Thinking ahead about how to minimize our grocery shopping trips I bought 3 of each kind of squash to put in the basement as well as a huge bag of organic sweet potatoes. I had some existing cans of organic pumpkin puree in the basement. My favorite uses for butternut squash are to use well-seasoned squash cubes in grain bowls or soups and squash puree to add nutrition to my kid’s macaroni and cheese or a family chili. Using any orange vegetable such as butternut squash or sweet potato is my secret to making a vegetable-based soup or chili more sweet, eye-catching and delicious. I may also add pumpkin or sweet potato puree to almond flour muffins, nut and seed-based energy balls or into a smoothie.
Spaghetti squash is one my favorite go-to meal-prep staples and is a great way to control carbohydrates when the kids are eating (more!) chickpea pasta. I will roast and entire spaghetti squash in the oven and serve it with a store bought box of frozen mussels in a white wine sauce for dinner, marinara sauce or pesto and I’m loving any version of olive-oil seasoned spaghetti squash with garlic sautéed spinach, jarred artichoke hearts and sundried tomatoes.
When I think about immune boosting foods I also think about garlic. Currently I am trying to cook with extra garlic because of its heavy concentration of sulfur containing compounds, which have been shown to fight off some infections and help patients recover faster when they do get an infection. Using a jar of salsa in a meal is a great way to get more garlic (and onions and more vegetables) into our diet. Sure, tacos and Tex-Mex recipes are easy no-brainer companions for salsa, but I also like mixing salsa into rice and beans, using it as a base for an easy sausage gumbo and using it for egg frittatas or egg dish.
Nuts and Seeds
Nuts and seeds provide immune supporting zinc, iron and B vitamins in the diet. They are also good sources of Vitamin E, a fat-soluble vitamin that boosts the activity of immune cells to support the body from invading bacteria and viruses. From trail mixes to raw or dry roasted nuts and seeds, nut and seed butters and nut flours such as almond flour there are so many choices to get your daily servings of nuts and seeds. These nutrient dense powerhouses provide a healthy source of filling calories to think about for snacks and breakfast. With all the emotions we are feeling sheltering at home comfort food is on the menu. An almond flour banana bread baking party was inspired by a conversation with one of my patients about comfort food. Brownies made with mood boosting omega-3 rich hemp seeds? Yes please. I’m going to use hemp protein in these brownies because some people panic buy pasta and I panic buy chickpea pasta, squashes and hemp protein powder. Store nuts and seeds in the refrigerator or freezer to extend their shelf life.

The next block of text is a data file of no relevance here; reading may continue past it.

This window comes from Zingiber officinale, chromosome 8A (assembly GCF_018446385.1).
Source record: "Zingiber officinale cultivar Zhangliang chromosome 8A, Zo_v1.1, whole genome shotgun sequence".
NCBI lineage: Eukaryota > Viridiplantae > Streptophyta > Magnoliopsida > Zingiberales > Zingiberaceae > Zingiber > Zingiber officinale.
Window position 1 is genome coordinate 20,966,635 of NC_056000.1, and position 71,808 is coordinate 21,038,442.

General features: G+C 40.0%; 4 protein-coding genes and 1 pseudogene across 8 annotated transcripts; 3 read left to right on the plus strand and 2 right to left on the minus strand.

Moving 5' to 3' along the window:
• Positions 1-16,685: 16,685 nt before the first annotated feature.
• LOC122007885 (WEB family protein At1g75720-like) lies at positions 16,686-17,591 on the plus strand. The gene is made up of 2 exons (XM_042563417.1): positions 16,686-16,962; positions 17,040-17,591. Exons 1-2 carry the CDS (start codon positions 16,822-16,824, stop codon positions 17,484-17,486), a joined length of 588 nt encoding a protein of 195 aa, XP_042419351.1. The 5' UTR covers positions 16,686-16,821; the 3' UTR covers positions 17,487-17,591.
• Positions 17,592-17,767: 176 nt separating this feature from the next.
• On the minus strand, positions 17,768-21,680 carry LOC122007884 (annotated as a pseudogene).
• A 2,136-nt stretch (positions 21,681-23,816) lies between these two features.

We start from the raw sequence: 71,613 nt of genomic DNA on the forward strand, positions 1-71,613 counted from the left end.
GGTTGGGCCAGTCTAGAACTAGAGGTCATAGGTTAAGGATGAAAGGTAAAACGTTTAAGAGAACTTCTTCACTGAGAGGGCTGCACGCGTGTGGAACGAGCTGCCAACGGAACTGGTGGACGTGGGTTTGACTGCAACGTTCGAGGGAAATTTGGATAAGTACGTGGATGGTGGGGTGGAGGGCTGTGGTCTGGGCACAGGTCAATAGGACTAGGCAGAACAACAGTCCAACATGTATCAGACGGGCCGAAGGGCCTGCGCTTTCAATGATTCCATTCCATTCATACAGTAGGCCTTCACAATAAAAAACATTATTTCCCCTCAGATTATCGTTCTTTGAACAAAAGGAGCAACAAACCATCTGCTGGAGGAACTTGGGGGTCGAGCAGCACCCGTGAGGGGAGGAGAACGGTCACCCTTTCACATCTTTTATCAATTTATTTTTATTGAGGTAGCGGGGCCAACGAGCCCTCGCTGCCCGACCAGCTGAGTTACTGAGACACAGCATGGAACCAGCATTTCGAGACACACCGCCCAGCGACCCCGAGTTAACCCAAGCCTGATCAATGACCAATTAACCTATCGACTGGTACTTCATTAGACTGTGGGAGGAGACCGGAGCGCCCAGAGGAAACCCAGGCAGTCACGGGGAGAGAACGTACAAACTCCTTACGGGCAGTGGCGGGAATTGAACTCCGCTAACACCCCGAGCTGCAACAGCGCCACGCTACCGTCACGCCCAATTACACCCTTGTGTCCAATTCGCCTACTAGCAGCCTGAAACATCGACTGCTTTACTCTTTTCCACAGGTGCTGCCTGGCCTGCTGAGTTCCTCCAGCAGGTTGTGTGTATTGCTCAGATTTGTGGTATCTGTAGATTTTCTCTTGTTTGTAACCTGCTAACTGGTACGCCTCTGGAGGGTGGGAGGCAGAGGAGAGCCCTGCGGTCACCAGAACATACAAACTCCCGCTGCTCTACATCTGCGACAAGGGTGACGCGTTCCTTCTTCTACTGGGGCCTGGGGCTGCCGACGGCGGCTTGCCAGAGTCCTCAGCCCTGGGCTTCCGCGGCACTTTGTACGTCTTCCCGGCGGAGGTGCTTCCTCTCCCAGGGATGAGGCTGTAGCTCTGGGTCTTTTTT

Protein powder is another pantry staple at my house. I use it in baked goods and make easy smoothies for after nap snacks and interactive blender “activities.”
Hopefully this gives you some ideas of nutritionally supportive foods as we move into cold and flu season. If you want to learn more, you can work with one of AIM’s Registered Dietitians to optimize your diet with your own personal preferences and cooking styles.